Antioxidant study ignores scientific evidence

TORONTO, ON – February 28, 2007 – A meta-analysis undermining the benefits of antioxidant supplements in a new study published in the February 28, 2007 issue of the Journal of the American Medical Association ignores the large body of scientific evidence supporting the benefits of antioxidants, says the Canadian Health Food Association, a national trade association representing Canada’s natural products industry.

“A growing number of evidence-based studies continue to show the health benefits of antioxidants and cannot be discounted. They need to be considered when drawing conclusions from this meta-analysis,” says Anne Wilkie, Vice-President and Head of Regulatory Affairs, Canadian Health Food Association (CHFA.)

“The study only serves to confuse healthy consumers who may take antioxidants,” she says.

The researchers themselves acknowledge their analysis of previous studies has several limitations, including combining studies where participants were vastly different from each other (healthy versus diseased populations); where dosages used varied significantly; where the length of time of taking the supplements and the follow-up differed among the trials, and the use of varying definitions of “all-cause” mortality in the trials. Meta analyses are valuable tools when the included studies are similar in design and study populations.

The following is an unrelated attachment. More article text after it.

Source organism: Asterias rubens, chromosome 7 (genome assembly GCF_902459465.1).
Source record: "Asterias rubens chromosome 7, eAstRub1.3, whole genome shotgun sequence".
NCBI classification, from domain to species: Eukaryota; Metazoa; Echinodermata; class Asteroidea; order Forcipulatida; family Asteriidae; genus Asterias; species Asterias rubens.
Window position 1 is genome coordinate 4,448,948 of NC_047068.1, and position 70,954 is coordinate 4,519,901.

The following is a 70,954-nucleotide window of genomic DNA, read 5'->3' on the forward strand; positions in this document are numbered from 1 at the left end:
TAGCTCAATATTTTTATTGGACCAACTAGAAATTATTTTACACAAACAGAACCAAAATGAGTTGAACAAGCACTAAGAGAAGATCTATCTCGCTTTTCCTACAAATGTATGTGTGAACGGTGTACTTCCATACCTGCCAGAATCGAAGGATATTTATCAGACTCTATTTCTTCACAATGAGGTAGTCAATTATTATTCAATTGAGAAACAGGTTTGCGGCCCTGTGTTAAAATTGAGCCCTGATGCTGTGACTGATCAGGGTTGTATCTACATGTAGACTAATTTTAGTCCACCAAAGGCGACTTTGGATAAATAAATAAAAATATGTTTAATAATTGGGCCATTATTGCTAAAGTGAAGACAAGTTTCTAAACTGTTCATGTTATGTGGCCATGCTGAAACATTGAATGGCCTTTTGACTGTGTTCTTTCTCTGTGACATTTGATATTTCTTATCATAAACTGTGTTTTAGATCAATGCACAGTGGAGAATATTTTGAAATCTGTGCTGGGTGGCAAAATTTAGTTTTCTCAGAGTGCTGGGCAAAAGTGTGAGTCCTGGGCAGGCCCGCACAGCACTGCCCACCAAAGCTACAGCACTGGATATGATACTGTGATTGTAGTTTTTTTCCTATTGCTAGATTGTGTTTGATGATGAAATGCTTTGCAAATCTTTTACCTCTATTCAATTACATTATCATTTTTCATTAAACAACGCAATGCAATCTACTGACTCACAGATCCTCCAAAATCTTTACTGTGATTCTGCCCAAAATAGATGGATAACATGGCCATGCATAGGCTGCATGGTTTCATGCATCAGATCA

“Healthy consumers should continue to rely on antioxidant supplements for the benefits they confer,” says Wilkie. “This meta analysis does not provide convincing scientific evidence that antioxidant supplements do not provide potential health benefits.”

The CHFA reminds consumers that Health Canada has established monographs with dose information and indications for the antioxidants beta-carotene, vitamin A, and vitamin C and has not reported any risks in the use of these supplements. In fact, the federal government introduced the Natural Health Products Regulations in 2004 to ensure natural health products, such as vitamins, sold in Canada were safe, had evidence to support their claims and contained what was on the label.


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